Glass’s case might be a dramatic one, but it illustrates a documented pattern in our society: People find their social and personal lives improved—sometimes their lives are even physically saved—when they go to church often.
In 2019, Gallup reported that only 36 percent of Americans view organized religion with “a great deal of confidence,” down from 68 percent in 1975. The study’s authors speculate that this trend has been driven in part by the highly publicized moral failures and crimes of religious institutions and leaders.
The decline in confidence in churches has been accompanied by steep recent declines in both church membership and attendance. Barna Group found that 10 years ago, in 2011, 43 percent of Americans said they went to church every week. By February of 2020, that had dropped 14 percentage points to 29 percent.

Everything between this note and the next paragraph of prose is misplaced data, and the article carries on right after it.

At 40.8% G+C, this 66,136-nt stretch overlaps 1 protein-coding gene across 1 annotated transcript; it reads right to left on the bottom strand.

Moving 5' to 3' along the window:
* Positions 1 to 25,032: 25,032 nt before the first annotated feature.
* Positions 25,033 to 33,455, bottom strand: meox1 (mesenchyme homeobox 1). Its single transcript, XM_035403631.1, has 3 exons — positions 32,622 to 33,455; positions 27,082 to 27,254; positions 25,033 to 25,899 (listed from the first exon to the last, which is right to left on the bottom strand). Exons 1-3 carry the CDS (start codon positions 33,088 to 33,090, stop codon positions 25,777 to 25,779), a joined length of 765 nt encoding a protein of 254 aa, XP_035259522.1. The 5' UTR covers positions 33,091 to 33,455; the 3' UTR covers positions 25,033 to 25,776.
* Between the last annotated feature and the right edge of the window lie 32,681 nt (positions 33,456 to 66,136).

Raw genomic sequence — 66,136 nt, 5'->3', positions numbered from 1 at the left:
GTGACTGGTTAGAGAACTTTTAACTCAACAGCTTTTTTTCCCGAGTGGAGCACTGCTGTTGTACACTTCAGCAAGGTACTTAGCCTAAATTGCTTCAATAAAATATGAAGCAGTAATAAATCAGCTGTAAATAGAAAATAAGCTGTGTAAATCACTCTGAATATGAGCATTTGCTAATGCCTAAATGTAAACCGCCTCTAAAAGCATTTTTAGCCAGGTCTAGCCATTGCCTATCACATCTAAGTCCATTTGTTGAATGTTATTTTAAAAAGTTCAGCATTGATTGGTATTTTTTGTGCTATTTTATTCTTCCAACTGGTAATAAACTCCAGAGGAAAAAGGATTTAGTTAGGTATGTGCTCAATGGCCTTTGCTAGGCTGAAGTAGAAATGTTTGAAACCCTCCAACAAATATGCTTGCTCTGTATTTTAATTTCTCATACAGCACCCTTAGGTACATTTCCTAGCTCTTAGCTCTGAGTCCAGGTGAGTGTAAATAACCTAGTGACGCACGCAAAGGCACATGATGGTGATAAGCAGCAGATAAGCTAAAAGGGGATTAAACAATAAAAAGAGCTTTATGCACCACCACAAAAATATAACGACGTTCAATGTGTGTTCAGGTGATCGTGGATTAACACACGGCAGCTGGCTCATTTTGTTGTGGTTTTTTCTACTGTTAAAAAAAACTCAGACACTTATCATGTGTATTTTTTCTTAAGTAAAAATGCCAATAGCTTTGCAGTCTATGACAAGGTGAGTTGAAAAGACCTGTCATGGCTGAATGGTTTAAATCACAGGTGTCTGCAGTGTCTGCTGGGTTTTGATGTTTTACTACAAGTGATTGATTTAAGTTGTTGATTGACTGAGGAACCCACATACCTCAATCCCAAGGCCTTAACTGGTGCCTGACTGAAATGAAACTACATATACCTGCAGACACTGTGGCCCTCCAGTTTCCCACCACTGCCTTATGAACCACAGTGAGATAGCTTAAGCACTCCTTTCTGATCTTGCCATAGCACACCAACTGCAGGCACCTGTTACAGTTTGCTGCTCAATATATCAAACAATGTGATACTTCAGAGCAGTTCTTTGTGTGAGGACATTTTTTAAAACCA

But when Americans describe the reasons they seldom or never attend church, scandals don’t get top billing. Instead, people who think of themselves as Christians are more likely to say that they practice their faith in other ways (44 percent) or that there’s something they don’t like about the service (38 percent).
Americans' growing disaffection with organized religion could constitute a silent public health crisis: https://t.co/3GJjl9FxB6
— Christianity Today (@CTmagazine) October 19, 2021